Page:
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Gay San Francisco: Eyewitness Drummer                 169
             thirty-two per cent male unemployment rate, subhuman housing, and
             vice and crime (all restricted in one neighborhood tighter than any zoning
             commission ever dreamed) are not symptoms of a ghetto existence.
                One can prove anything by selecting examples, and in my first week
             in the area I could have verified any of the worst stories anyone has ever
             heard about slums and sin and other human beings. I could have lined
             them up: the junkies, the prostitutes, the alcoholics, the deviates, and the
             good people sunk despairingly deep in the vicious circle of their circum-
             stances.
                A walk down any street, a climb up any stairwell proves that we
             have not abolished slavery. We have perfected it. Before, a master at least
             had to feed and house his slave to protect his initial investment. Since
             Emancipation there is no purchasing, no investment to guard, and the
             master-society has been free to hire and fire, to use and abuse according to
             its own whim, and the needs of the “slave” be hanged. So what if he gets
             sick, killed, is ignorant and discriminated against. There’s always more
             where he came from.
                And precisely because there are more where he came from, the Negro
             in 1964 has reached at least a landing lit by outside legal light on his way
             up the cellar steps. But he started on that climb long before this mid-
             decade. The Negro has worked for freedom since the very first day of his
             captivity. Passive resistance is as old as the Plantation.
                And by your mint julep if you don’t think breakin’ massa’s new plow,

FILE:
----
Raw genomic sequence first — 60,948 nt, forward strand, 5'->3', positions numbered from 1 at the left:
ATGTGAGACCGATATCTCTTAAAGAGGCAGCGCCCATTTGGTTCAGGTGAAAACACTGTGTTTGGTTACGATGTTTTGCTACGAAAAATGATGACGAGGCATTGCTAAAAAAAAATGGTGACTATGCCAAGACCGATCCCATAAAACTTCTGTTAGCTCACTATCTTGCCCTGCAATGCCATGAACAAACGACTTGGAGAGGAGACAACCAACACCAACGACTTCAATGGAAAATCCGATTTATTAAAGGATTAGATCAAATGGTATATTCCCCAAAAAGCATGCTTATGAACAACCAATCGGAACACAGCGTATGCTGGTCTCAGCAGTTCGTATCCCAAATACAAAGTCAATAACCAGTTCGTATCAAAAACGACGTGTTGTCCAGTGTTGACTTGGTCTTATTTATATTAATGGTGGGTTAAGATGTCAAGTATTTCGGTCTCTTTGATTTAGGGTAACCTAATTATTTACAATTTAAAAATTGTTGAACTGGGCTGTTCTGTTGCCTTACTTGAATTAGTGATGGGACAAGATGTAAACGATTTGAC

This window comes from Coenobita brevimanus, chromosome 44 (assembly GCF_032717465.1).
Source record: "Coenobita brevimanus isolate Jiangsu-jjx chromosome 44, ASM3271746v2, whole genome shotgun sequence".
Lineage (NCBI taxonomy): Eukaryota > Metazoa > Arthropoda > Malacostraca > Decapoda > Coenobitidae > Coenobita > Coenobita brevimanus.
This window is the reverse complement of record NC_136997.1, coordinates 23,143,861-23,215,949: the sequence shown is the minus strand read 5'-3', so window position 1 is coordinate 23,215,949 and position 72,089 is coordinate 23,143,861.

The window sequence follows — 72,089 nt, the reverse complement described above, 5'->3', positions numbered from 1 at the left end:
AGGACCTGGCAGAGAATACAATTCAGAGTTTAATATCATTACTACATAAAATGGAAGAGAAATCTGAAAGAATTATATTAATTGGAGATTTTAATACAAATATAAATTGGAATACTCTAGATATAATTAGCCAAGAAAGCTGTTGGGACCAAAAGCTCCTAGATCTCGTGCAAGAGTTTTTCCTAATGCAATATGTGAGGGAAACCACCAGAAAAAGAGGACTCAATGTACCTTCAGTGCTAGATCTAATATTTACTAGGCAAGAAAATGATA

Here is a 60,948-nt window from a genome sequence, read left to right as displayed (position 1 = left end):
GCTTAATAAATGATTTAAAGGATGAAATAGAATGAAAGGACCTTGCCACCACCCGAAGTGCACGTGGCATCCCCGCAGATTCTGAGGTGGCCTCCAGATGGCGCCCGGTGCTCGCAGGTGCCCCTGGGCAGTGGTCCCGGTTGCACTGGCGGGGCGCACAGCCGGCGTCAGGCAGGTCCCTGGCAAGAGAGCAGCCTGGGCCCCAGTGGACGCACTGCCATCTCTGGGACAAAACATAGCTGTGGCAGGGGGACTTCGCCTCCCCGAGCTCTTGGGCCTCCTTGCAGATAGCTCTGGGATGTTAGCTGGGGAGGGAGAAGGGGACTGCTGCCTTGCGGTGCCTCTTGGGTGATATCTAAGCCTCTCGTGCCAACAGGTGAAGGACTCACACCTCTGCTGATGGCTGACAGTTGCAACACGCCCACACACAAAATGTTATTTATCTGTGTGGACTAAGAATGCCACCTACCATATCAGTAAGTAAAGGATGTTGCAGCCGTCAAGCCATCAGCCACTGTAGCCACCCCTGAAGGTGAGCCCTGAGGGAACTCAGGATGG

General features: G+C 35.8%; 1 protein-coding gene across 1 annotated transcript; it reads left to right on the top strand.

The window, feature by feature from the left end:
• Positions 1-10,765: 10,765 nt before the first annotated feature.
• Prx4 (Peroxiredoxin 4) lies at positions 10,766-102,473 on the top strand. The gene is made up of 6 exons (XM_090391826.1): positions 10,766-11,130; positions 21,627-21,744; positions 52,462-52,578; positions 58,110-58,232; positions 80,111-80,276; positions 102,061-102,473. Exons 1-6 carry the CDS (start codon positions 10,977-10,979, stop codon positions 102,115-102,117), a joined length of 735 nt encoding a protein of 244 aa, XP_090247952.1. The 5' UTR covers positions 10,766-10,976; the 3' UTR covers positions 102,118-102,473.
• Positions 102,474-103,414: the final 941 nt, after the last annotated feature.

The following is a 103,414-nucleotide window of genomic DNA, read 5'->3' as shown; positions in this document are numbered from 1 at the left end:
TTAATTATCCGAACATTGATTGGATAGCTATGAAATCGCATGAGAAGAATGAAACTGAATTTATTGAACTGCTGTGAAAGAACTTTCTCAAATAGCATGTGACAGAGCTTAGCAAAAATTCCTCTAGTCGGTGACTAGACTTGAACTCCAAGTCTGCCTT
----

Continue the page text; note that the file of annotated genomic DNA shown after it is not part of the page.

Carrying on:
forgettin’ how to ruin massa’s cotton gin, and havin’ some ol’ kind of mys-
             terious misery every time massa needed something pronto wasn’t passive
             resistance in its most primitive form, then think again.
                But this resistance historically got bad publicity. It birthed, nursed,
             and weaned the full blown Negro stereotype that today is thankfully
             being laid to rest. My whole time on the South Side I did not hear one
             single wide-eyed chorus of “Summertime” or see one tap dancing boot-
             black or eat any Aunt Jemima pancakes. Instead, I saw individuals, people
             who basically were no different from the white society in which I had
             always lived. People who would have been the same were it not for dis-
             crimination and its ugly brood of children.
                If I say Negroes are like this or like that, someone will always say,
             “Well I know one that isn’t.” Then let me say that Americans are like this
             or Catholics are like that and everyone knows I don’t mean each and every
             American or Catholic, but rather the majority.
                In the course of our work in Chicago’s Woodlawn, we sixteen semi-
             narians met and talked to more than a great majority of the forty thou-
             sand people in the neighborhood. We found the sensational all right: the



           ©Jack Fritscher, Ph.D., All Rights Reserved—posted 05-05-2017
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